In just 49 days, from November 18 to December 31, 2013, a total of 31,969 workers in 11 provinces in four regions were hired under the emergency employment of DOLE with a budget of 2.5 millions dollars. The ILO, which partnered with the DOLE, also hired 3,029 workers in these provinces with a budget of over 270 thousand dollars. These workers participated in the clearing of streets, de-clogging of canals, clearing and basic repair of schools or clinics, debris segregation and materials recovery and recycling of debris into construction materials. Our Technical Education and Skills Development Authority likewise provided on-site training to address the expected demand for skilled workers for the repair, reconstruction, and rehabilitation of infrastructure.

For 2014, livelihood assistance and emergency employment was provided by different agencies under the Livelihood Cluster of the Office of the Presidential Assistant for Rehabilitation and Recovery led by the Department of Trade and Industry. As of October 30, out of a targeted 44,778 beneficiaries, 33,338 have already been given livelihood assistance by DOLE, while 11,440 are currently being assisted by the agency. For its emergency employment program, out of a target of 34,692 beneficiaries, 96 percent or 33,283 have already benefited. More than 90,000 beneficiaries have been registered under the DSWD’s Cash for Work program. 12,843 beneficiaries have graduated from TESDA’s Vocational Educational Technical Skills Training and Capacity Development Program, while 2,692 are undergoing training.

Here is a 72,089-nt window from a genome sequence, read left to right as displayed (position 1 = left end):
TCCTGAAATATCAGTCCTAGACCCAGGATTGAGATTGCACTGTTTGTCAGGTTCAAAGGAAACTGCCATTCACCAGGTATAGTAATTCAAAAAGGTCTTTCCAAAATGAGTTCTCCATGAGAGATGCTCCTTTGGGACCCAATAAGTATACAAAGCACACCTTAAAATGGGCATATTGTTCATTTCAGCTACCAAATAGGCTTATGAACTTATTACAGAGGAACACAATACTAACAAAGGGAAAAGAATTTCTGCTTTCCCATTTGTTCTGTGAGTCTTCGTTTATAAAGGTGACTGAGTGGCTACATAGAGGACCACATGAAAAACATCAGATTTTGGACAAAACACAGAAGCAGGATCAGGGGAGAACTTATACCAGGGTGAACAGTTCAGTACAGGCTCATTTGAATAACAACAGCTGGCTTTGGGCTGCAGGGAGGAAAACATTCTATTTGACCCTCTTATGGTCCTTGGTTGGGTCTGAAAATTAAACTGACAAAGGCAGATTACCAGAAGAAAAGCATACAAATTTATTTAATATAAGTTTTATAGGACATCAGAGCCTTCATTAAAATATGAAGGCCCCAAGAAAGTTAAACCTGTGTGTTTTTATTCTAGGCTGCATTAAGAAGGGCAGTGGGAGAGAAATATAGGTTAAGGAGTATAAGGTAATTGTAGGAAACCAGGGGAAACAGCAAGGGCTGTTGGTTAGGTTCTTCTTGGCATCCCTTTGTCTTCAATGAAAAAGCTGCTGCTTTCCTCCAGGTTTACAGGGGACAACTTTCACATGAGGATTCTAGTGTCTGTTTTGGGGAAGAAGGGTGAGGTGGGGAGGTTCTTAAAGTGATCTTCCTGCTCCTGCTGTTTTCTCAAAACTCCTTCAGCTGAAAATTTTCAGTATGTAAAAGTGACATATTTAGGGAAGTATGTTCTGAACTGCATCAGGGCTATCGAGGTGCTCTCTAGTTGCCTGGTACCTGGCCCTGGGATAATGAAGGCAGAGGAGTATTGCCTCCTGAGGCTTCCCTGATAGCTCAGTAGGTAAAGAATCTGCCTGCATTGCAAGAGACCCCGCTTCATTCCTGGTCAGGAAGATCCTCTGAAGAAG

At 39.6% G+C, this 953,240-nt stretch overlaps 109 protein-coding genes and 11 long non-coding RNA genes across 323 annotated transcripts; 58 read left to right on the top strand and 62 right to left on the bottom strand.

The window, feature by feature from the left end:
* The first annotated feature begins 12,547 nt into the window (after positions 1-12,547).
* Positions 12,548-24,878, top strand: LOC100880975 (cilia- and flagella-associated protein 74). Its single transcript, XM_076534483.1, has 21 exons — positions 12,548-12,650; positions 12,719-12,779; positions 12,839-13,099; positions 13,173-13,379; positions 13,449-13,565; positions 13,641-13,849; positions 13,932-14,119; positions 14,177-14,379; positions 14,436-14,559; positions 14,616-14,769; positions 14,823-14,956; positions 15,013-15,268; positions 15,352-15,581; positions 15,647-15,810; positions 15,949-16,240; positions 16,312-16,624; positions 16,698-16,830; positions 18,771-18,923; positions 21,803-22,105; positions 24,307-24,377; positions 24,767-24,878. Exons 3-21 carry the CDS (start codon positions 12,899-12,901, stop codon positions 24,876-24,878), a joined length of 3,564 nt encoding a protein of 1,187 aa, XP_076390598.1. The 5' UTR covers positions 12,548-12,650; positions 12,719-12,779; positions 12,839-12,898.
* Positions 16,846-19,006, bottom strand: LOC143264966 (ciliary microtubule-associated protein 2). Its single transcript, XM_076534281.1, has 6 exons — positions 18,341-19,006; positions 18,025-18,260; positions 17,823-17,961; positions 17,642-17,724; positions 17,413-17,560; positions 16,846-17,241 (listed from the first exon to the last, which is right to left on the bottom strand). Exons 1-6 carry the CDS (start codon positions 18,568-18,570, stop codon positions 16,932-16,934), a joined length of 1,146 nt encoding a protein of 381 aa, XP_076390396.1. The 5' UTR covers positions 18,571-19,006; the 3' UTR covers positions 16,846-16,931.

All these are part and parcel of the Yolanda Comprehensive Rehabilitation and Recovery Program, which aims to achieve inclusive, sustainable business and livelihood and areas affected by Yolanda. Emergency employment and short-term programs will be replaced by skills enhancement and sustainable livelihood and economic initiatives to create long-term employment. Every industry—from agriculture, to services—will benefit from specific and targeted initiatives. The private sector will play an important role in this, as government engages them to generate more employment in different industries across the affected areas. Priority industry clusters will be identified and provided with access to necessary technology and financing, and possible assistance from “big brother” firms, which can help local micro, small, and medium enterprises to become part of global value chains.

We could not have done this—the Philippines could not have taken such significant strides in building back better without the assistance provided by the ILO, and other partners and friends from across the globe, including our international development partners, and the Governments of Australia, Norway, Japan, and United Kingdom, among many others. I understand that in Yolanda-affected areas alone, about 13,000 people have benefited from your partnership with our government, with an additional 66,000 family and community members indirectly benefiting from the projects implemented in regions 4B, 6, 7, and 8. Your work has helped disaster-affected communities in Davao, Cagayan de Oro, Leyte, and Bohol, as well as those displaced by the Zamboanga conflict, to rebuild their lives. There is no doubt that we will learn from our friends and countrymen here, who have gotten back on their feet and rebuilt their lives and communities.

Events like this show that your support and partnership has not waned, and that you are will continue to walk with the Filipino people towards realizing stronger, more revitalized, more resilient communities. More importantly: they show what genuine compassion and solidarity can redound to—what challenges we can overcome when we stand shoulder to shoulder. As we near the end of this year, and welcome a new one, let us not forget our resolve, renew our partnership, and reaffirm our determination to uplift our fellow men.

Thank you, and good evening.